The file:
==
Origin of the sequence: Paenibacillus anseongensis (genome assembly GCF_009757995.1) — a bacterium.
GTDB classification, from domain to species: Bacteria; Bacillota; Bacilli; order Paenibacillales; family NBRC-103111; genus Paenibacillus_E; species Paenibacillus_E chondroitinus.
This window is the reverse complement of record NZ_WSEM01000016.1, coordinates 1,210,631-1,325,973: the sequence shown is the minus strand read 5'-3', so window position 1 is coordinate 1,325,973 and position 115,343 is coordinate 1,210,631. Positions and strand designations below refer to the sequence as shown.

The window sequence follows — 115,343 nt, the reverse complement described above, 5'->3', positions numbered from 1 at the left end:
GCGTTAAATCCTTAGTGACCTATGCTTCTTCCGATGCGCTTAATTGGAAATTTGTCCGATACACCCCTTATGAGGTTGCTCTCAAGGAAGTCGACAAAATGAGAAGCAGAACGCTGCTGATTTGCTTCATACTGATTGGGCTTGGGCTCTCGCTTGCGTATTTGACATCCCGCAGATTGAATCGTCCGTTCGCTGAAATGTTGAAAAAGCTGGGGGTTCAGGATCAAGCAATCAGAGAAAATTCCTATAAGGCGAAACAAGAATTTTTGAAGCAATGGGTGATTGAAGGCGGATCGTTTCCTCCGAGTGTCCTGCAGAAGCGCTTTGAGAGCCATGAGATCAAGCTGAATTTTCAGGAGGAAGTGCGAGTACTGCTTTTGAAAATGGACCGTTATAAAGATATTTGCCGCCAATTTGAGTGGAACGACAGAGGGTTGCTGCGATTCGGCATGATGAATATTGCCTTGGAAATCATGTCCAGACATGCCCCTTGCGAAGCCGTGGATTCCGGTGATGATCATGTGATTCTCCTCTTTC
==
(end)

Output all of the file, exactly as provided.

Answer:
Origin of the sequence: Paenibacillus anseongensis (genome assembly GCF_009757995.1) — a bacterium.
GTDB classification, from domain to species: Bacteria; Bacillota; Bacilli; order Paenibacillales; family NBRC-103111; genus Paenibacillus_E; species Paenibacillus_E chondroitinus.
This window is the reverse complement of record NZ_WSEM01000016.1, coordinates 1,210,631-1,325,973: the sequence shown is the minus strand read 5'-3', so window position 1 is coordinate 1,325,973 and position 115,343 is coordinate 1,210,631. Positions and strand designations below refer to the sequence as shown.

The window sequence follows — 115,343 nt, the reverse complement described above, 5'->3', positions numbered from 1 at the left end:
GCGTTAAATCCTTAGTGACCTATGCTTCTTCCGATGCGCTTAATTGGAAATTTGTCCGATACACCCCTTATGAGGTTGCTCTCAAGGAAGTCGACAAAATGAGAAGCAGAACGCTGCTGATTTGCTTCATACTGATTGGGCTTGGGCTCTCGCTTGCGTATTTGACATCCCGCAGATTGAATCGTCCGTTCGCTGAAATGTTGAAAAAGCTGGGGGTTCAGGATCAAGCAATCAGAGAAAATTCCTATAAGGCGAAACAAGAATTTTTGAAGCAATGGGTGATTGAAGGCGGATCGTTTCCTCCGAGTGTCCTGCAGAAGCGCTTTGAGAGCCATGAGATCAAGCTGAATTTTCAGGAGGAAGTGCGAGTACTGCTTTTGAAAATGGACCGTTATAAAGATATTTGCCGCCAATTTGAGTGGAACGACAGAGGGTTGCTGCGATTCGGCATGATGAATATTGCCTTGGAAATCATGTCCAGACATGCCCCTTGCGAAGCCGTGGATTCCGGTGATGATCATGTGATTCTCCTCTTTC